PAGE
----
Half of the fire-resistant electricity cables at a new public housing development in Kwun Tong fail to meet international standards, tests by FactWire reveal.

Cables from the On Tat Estate were sent for testing at an accredited laboratory in the Netherlands. Two out of four samples failed to supply electricity for three hours under required temperatures. One sample stopped supplying electricity after 26 minutes.

On Tat Estate. Photo: FactWire.

Manufacturer Keystone Electric Wire and Cable Co., Limited has supplied cables for many infrastructure, government building, public housing and private development projects.

These include the Central Government Offices located at the Tamar Site, 14 public housing projects, as well as private housing projects such as the Riverpark in Tai Wai, the Austin and Grand Austin.


Sources from the electronics industry told FactWire in mid-2016 that the Hong Kong Electrical Contractors’ Association (HKECA) and the Hong Kong Federation of Electrical and Mechanical Contractors Limited (HKFEMC) received complaints that April, alleging that fire-resistant cables have failed to meet required standards.

Citing details of the complaint which was attached with test result reports, sources said problems arose in the quality of some fire-resistant cables made in China, for they were unable to meet international standards required by the Fire Services Department. The report included an FR7211 cable manufactured by Keystone as well as cables supplied by two other mainland manufacturers.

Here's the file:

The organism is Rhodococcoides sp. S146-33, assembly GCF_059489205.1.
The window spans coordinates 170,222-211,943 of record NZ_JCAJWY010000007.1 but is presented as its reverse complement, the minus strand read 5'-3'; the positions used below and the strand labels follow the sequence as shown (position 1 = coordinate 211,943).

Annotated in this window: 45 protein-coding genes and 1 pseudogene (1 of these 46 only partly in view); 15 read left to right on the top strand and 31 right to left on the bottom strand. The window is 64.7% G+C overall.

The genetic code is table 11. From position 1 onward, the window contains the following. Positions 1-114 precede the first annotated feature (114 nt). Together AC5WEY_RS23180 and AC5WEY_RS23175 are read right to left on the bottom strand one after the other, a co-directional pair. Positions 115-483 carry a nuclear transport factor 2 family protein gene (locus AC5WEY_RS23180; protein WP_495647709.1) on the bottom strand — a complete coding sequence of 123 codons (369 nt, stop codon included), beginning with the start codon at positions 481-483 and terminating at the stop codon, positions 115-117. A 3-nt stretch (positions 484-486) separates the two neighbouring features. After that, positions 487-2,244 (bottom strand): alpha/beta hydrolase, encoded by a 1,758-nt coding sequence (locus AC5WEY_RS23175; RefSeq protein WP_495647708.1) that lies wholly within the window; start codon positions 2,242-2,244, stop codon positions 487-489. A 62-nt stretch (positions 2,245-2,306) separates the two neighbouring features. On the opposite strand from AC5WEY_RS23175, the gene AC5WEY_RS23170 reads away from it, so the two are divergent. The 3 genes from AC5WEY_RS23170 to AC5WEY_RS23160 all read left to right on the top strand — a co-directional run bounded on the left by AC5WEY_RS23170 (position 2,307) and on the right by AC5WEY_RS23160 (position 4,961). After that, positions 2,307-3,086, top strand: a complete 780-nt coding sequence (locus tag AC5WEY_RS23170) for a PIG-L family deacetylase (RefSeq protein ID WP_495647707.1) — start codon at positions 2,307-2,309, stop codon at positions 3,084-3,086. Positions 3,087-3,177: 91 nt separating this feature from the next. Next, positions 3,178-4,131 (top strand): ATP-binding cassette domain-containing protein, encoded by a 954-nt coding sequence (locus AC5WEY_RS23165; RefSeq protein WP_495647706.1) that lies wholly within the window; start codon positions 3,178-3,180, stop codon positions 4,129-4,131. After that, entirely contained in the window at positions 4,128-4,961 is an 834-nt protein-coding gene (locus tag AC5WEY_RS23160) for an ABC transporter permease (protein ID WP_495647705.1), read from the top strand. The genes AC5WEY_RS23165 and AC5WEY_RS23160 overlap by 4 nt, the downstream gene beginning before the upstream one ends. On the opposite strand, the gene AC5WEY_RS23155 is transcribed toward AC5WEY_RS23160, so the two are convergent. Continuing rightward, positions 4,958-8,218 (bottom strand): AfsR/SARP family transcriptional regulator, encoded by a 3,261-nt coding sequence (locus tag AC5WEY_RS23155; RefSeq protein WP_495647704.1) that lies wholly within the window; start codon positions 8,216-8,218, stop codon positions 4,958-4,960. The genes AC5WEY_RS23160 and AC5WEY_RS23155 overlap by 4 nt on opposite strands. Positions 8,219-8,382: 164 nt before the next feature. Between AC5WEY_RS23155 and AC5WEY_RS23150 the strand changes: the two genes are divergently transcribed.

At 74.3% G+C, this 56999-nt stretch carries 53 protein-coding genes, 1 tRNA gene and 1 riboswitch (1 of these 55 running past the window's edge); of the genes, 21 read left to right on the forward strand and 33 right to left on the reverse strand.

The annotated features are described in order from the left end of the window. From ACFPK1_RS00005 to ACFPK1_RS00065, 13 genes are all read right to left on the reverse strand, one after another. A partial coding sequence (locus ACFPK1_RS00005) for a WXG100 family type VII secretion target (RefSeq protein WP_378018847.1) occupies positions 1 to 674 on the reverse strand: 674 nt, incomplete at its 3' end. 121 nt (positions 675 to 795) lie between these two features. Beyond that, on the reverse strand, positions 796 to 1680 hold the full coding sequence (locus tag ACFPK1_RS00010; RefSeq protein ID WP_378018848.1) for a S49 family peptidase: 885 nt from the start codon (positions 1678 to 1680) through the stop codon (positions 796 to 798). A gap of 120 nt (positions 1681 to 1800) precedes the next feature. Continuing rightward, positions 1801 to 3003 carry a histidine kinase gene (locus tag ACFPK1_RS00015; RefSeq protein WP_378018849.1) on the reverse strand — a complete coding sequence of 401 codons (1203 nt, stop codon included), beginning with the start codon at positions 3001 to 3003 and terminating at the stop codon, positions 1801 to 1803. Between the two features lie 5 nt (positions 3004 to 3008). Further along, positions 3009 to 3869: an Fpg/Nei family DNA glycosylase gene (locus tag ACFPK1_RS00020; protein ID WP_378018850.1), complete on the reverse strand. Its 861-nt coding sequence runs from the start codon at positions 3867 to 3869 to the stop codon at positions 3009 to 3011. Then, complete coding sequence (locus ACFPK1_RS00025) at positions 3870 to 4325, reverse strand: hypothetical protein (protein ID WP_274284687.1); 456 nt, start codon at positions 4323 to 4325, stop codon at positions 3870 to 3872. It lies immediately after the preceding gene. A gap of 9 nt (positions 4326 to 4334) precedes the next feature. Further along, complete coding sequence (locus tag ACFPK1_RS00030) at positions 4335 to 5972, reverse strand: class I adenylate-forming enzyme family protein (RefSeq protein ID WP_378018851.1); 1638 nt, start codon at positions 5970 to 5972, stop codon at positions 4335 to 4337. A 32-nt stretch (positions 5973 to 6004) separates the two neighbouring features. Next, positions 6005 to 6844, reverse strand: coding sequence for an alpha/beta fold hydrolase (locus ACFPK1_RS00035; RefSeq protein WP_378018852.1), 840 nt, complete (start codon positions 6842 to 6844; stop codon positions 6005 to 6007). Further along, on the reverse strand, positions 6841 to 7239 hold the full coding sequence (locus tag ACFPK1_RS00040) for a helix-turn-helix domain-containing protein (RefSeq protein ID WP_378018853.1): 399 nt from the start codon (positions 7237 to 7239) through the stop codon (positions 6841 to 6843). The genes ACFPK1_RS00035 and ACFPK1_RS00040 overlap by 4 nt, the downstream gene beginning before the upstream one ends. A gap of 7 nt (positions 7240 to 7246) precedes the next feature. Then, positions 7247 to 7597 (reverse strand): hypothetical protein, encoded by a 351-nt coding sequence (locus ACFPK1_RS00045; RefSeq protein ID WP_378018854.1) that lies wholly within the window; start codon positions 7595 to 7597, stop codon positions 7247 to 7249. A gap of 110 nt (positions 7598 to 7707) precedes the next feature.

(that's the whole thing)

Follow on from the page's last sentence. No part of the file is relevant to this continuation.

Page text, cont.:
According to industry sources and a job reference from the manufacturers, Keystone was one of the largest manufacturers and the main local supplier of fire-resistant cables, undertaking several government infrastructure and construction projects.

Keystone cables. Photo: FactWire.

FactWire reporters tried to purchase Keystone cables through retail stores but found that most stores do not sell them. FactWire then asked for a pricing list from Keystone through electronics stores, but received replies stating that Keystone “does not take individual customer’s orders, but only orders from ‘acquainted’ companies.”

FactWire then bought fire-resistant cables directly from the Keystone Dongguan factory. In addition, it acquired Keystone cables from On Tat Estate in Kwun Tong, which has housed residents since the end of 2016. FactWire also acquired the standby Keystone cables from the improvement projects at Kowloon Tong MTR station carried out in January.

The three sets of cables are the Keystone FR7211 cables with a cross-sectional area of 1.5 square millimetres and labels indicating a fulfilment of BS6387 CWZ standards.

Fire-resistance tests